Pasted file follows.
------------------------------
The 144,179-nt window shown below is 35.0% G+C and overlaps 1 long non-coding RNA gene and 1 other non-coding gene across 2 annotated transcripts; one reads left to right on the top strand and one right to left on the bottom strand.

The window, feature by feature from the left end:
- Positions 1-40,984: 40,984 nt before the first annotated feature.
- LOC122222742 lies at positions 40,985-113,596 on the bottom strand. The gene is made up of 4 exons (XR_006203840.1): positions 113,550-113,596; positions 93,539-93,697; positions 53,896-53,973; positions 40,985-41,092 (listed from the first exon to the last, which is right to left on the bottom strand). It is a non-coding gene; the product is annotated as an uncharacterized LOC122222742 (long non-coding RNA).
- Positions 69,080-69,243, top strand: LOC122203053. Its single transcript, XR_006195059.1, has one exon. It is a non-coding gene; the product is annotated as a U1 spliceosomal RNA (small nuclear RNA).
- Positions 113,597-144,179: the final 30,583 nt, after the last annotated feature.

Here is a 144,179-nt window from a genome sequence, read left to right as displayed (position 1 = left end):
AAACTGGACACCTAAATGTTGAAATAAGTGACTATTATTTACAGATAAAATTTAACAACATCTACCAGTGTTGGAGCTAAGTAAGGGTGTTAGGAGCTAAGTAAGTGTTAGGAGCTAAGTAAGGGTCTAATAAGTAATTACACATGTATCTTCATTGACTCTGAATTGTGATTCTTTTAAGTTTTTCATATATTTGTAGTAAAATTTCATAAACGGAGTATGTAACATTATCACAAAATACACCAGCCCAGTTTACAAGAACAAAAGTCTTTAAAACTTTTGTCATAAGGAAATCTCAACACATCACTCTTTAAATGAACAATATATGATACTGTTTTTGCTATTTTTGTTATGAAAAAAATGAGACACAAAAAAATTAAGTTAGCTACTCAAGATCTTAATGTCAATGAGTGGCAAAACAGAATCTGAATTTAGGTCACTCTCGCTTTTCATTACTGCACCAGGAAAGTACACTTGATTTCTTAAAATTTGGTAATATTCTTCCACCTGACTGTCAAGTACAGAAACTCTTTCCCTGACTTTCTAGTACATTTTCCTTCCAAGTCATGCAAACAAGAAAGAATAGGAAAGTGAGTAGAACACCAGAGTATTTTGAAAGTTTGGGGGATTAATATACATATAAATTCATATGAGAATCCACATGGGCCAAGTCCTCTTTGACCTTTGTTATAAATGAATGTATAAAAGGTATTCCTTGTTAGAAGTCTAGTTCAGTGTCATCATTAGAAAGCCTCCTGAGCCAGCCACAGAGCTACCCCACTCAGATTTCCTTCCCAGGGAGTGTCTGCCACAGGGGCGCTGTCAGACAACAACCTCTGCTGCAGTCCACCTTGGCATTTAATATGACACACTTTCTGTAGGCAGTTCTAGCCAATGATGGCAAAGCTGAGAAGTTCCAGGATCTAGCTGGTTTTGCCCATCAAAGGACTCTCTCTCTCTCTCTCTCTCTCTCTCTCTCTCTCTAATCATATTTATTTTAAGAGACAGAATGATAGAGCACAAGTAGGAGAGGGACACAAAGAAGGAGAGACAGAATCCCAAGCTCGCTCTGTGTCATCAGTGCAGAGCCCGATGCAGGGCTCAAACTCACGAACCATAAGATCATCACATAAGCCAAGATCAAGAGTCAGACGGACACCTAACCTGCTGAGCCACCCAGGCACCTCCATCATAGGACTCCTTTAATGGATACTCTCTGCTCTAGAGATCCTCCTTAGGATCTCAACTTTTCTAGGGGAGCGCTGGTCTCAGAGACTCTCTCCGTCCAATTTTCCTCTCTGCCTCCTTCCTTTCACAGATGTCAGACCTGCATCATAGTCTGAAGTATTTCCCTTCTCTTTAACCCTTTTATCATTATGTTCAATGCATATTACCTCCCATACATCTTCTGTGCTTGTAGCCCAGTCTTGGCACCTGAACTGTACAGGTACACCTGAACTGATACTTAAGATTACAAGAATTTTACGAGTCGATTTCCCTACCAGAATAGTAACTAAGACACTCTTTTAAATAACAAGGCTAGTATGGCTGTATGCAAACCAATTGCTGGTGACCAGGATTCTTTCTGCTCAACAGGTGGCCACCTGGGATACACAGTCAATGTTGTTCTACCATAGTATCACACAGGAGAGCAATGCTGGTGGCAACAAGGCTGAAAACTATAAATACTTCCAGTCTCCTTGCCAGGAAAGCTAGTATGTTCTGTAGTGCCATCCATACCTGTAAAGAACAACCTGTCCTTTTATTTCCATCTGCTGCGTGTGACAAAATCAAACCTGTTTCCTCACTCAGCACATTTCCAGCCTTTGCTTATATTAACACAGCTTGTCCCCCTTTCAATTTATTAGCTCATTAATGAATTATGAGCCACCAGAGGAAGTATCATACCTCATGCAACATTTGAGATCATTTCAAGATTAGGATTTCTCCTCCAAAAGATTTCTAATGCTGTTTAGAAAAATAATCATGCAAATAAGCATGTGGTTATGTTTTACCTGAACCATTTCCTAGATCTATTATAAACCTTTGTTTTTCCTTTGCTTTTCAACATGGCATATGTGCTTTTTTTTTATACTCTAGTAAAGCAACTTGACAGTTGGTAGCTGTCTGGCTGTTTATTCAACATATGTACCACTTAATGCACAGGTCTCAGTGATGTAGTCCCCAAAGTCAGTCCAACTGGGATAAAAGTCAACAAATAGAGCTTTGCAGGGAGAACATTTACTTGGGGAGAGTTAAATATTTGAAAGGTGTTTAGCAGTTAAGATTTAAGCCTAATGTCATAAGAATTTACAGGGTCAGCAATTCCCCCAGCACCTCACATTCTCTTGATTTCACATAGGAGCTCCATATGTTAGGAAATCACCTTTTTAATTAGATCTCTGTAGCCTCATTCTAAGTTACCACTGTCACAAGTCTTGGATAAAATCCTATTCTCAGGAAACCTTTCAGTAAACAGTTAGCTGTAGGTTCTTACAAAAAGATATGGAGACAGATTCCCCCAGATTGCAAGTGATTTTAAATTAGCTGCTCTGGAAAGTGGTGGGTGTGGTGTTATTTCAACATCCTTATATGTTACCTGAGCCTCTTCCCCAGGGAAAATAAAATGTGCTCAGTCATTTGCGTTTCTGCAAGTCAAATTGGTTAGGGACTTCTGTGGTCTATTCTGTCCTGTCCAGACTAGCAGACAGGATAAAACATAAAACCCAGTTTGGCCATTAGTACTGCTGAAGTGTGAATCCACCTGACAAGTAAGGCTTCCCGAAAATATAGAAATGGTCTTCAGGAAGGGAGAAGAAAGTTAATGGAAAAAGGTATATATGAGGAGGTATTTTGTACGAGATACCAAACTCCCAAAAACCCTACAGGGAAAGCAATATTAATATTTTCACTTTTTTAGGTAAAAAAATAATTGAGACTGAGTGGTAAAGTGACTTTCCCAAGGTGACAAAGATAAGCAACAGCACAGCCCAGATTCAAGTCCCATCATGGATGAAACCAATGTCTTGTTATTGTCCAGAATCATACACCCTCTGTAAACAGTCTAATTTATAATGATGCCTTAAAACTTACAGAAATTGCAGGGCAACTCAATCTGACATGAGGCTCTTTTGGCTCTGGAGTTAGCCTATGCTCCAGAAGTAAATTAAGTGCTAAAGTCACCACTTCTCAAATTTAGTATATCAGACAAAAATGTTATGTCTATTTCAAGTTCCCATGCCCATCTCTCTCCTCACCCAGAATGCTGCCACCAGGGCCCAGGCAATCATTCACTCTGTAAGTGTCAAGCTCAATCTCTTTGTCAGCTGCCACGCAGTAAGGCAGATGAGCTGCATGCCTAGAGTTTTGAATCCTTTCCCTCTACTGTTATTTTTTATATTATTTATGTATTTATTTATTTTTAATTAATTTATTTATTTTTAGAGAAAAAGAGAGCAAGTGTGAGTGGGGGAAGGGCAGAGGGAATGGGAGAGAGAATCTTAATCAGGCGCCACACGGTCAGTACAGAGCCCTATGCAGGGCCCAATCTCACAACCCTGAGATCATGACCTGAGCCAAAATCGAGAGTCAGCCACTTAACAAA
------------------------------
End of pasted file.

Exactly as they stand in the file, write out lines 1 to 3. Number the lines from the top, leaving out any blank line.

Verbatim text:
The 144,179-nt window shown below is 35.0% G+C and overlaps 1 long non-coding RNA gene and 1 other non-coding gene across 2 annotated transcripts; one reads left to right on the top strand and one right to left on the bottom strand.

The window, feature by feature from the left end:
- Positions 1-40,984: 40,984 nt before the first annotated feature.